Independent journalists detained and charged

New York, September 23, 2004—Two journalists and the general manager of the weekly Zimbabwe Independent were detained today for about six hours, charged under Zimbabwe’s repressive media law, and told to report back to police next Tuesday for a court appearance, according to local journalists and a defense lawyer for the three.

The charges stem from an article on why judgment has been postponed in the treason trial of opposition leader Morgan Tsvangirai.

Editor Vincent Kahiya, reporter Augustine Mukaro, and General Manager Raphael Khumalo were arrested and taken to a police headquarters in the capital, Harare, where they were forced to sign “warned and cautioned” statements, defense lawyer Linda Cook told CPJ. She said they had been charged under Section 80 of the Access to Information and Protection of Privacy Act (AIPPA) with “publication of a statement that is injurious to the reputation, rights and freedoms of the State, recklessly or maliciously or incorrectly representing the statement as a true statement.”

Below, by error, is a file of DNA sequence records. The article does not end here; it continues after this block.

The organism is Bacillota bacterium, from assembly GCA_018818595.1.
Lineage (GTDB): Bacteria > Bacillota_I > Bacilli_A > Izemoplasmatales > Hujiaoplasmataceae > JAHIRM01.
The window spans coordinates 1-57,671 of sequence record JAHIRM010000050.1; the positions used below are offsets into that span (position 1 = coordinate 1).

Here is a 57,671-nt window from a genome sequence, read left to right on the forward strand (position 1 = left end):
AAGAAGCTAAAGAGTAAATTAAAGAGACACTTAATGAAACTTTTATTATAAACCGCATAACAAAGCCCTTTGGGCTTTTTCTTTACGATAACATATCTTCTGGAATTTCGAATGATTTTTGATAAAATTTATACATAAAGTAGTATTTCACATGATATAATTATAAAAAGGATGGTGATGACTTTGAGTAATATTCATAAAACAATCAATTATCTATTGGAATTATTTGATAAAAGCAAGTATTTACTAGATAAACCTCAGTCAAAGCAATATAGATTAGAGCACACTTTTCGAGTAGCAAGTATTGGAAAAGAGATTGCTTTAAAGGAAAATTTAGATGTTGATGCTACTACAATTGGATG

Cook said the charge was brought by Judge Paddington Garwe, presiding judge in the treason trial of Tsvangirai, in connection with a July 30 article in the Zimbabwe Independent. The article said that the judgment in the Tsvangirai trial, which had been set for July 29, was postponed to give the two court assessors, who are supposed to be consulted on rulings, the opportunity to access the trial transcripts.

The charge sheet claims that the judgment, now set for October 15, was postponed for “other reasons.” CPJ sources said the issue was sensitive because some newspapers outside Zimbabwe have alleged that the judge had prepared a guilty verdict without consulting the assessors.

The Zimbabwe Independent is one of the country’s few remaining independent newspapers after the authorities closed the only independent daily, the Daily News, in September 2003. For the last four years, Zimbabwe’s government has pursued a relentless crackdown on the private press through harassment, censorship, and restrictive legislation. In 2004, CPJ named Zimbabwe one of the 10 worst places in the world to be a journalist.